Indian Wells wild card for Azarenka

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This time, Victoria Azarenka might make the date.

The former No. 1 and two-time Indian Wells champion has been given a wild card into this year’s event, which takes place from March 5-18.

Azarenka has been given multiple wild cards in recent months, including into the most recent Australian Open. But because of the custody issues involving her son Leo, neither she nor her son’s father has been allowed to take him out of California.

And that’s been a deal-breaker for Azarenka, who hasn’t played since last July.

Finally comes an event in California (although she could have played the Newport Beach Challenger last week, given the same parameters).

Indian Wells is a little more than two hours by car from Azarenka’s home in Manhattan Beach. 

Azarenka’s new coach Slava Konikov also hails from Belarus (From the Sacramento State University website)

There has also been word that Azarenka got a wild card into the tournament in Doha in two weeks. That one needs more confirmation, though, given the location. If she plays it, it will be a major indicator that things have gone her way in court.

Azarenka also has hired a new coach, longtime Sacramento State men’s coach Slava Konikov.

Konikov, a fellow Belarussian, coached the likes of Max Mirnyi, Vladimir Voltchkov and Tatiana Poutchek before taking the college job in 2005.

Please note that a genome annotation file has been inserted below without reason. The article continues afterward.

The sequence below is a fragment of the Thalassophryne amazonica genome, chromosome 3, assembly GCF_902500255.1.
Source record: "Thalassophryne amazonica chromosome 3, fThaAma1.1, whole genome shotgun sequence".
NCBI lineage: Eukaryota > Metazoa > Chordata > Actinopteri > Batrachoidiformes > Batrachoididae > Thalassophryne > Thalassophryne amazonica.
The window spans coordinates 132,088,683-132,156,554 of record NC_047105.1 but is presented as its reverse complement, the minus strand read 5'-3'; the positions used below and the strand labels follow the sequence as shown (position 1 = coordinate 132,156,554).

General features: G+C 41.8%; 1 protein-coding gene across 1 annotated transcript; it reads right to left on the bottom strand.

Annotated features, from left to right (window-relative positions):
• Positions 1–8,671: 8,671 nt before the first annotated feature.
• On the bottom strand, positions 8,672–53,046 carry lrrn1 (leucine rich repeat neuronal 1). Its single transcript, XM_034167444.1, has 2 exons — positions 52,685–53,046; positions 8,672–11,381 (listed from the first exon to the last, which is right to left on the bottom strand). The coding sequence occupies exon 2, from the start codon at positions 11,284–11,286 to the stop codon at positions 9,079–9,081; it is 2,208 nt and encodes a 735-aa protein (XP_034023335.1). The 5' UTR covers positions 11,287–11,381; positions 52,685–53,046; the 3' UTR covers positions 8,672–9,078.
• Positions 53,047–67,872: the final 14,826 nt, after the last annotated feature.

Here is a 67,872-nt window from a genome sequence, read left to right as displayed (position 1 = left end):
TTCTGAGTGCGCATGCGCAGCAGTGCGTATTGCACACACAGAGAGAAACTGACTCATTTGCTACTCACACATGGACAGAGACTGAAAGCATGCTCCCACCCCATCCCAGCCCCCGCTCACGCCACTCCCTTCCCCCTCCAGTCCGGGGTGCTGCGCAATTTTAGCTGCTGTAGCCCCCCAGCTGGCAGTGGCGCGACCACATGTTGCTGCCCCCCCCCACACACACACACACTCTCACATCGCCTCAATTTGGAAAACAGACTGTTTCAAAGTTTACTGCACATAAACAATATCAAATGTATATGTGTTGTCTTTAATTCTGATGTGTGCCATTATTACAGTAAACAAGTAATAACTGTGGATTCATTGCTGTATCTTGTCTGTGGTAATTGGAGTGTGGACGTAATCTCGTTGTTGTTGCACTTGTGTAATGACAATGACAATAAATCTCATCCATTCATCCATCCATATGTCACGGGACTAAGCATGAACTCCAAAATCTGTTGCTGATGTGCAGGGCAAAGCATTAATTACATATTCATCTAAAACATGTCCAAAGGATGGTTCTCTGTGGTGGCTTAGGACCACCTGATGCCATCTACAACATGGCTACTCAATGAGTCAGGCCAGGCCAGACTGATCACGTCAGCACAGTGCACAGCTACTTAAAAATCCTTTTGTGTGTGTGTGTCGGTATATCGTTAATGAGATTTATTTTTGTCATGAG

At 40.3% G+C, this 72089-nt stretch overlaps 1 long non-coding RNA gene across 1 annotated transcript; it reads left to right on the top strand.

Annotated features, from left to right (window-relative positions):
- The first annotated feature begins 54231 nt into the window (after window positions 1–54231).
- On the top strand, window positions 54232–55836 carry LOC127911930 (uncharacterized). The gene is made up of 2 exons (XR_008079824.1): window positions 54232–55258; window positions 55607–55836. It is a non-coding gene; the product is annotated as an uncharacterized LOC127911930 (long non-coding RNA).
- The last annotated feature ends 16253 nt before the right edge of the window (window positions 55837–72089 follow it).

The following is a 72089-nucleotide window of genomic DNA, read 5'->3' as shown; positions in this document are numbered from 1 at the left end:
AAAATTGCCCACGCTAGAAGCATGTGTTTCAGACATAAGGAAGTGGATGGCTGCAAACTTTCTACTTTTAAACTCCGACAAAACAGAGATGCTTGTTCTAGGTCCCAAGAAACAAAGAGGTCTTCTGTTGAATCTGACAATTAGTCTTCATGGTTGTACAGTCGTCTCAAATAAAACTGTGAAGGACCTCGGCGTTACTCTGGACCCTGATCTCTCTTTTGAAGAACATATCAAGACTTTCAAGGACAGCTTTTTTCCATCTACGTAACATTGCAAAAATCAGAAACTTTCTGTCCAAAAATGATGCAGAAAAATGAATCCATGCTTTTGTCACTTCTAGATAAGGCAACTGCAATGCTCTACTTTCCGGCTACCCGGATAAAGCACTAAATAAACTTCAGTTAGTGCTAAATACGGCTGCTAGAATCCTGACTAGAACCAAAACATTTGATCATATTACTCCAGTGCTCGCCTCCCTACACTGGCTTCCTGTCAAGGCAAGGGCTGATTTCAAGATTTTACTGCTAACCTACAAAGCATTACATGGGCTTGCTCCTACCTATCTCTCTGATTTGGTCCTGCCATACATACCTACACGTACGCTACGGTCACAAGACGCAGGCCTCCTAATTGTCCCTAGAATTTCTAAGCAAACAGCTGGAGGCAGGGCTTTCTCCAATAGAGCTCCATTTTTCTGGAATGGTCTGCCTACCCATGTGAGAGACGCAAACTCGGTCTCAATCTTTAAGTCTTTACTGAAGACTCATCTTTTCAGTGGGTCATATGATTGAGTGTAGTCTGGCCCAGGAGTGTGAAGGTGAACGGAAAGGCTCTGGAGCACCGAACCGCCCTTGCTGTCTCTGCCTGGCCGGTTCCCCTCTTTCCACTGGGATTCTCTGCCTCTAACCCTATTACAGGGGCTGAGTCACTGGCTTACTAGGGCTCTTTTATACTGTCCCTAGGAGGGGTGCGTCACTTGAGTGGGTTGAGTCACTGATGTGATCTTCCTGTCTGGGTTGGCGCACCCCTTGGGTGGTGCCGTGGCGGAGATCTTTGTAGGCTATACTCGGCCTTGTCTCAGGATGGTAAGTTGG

Azarenka
A little night practice for Azarenka at Indian Wells in 2015. (Stephanie Myles/Tennis.Life)

Here’s the press-release quote:

“I have always loved playing at Indian Wells, and I could not be more thrilled to be returning to the desert this March to compete for my third event title. Having won here twice, this tournament holds a special place in my heart and I look forward to playing in front of some of the best tennis fans in the world at the Indian Wells Tennis Garden in just a few weeks.” 

Eight more months away

If she does come, Azarenka will be rusty.

Not as rusty as she was after returning to the tour six months after Leo’s birth. But Azarenka has played very little tennis. And, as she deals with the complicated issue of custody, may have spent as much time in court and with her lawyer than she has ON court. She also appears to have lost a fair bit of weight.

Two years ago – before life happened – Azarenka was on a roll. She won Indian Wells in 2016, defeating Serena Williams in the final.

And then she pulled off the difficult back-to-back in Miami. Azarenka beat Svetlana Kuznetsova in the final as the No. 13 after upsetting No. 4 Garbiñe Muguruza in the fourth round, and No. 2 Angelique Kerber in the semifinals.

At that point in the season (with a win in Brisbane and a quarterfinal at the Australian Open), she was 22-2.

Azarenka
Azarenka poses for a selfie with the fans gathered at the usual spot – right next to the “players’ field” at the BNP Paribas Open. (Stephanie Myles/Tennis.Life)

Her last match of the season was a third-set retirement in the first round of the French Open to Karin Knapp of Italy. 

 

Sunday 😅

A post shared by Victoria Azarenka (@vichka35) on

Since then, Azarenka has played just six matches over nearly two years: two in her return to the Tour on the grass in Mallorca. And four more at Wimbledon last summer, where she lost in the round of 16 to Simona Halep.

If she plays Indian Wells, it will have been nearly eight months since her last competitive match.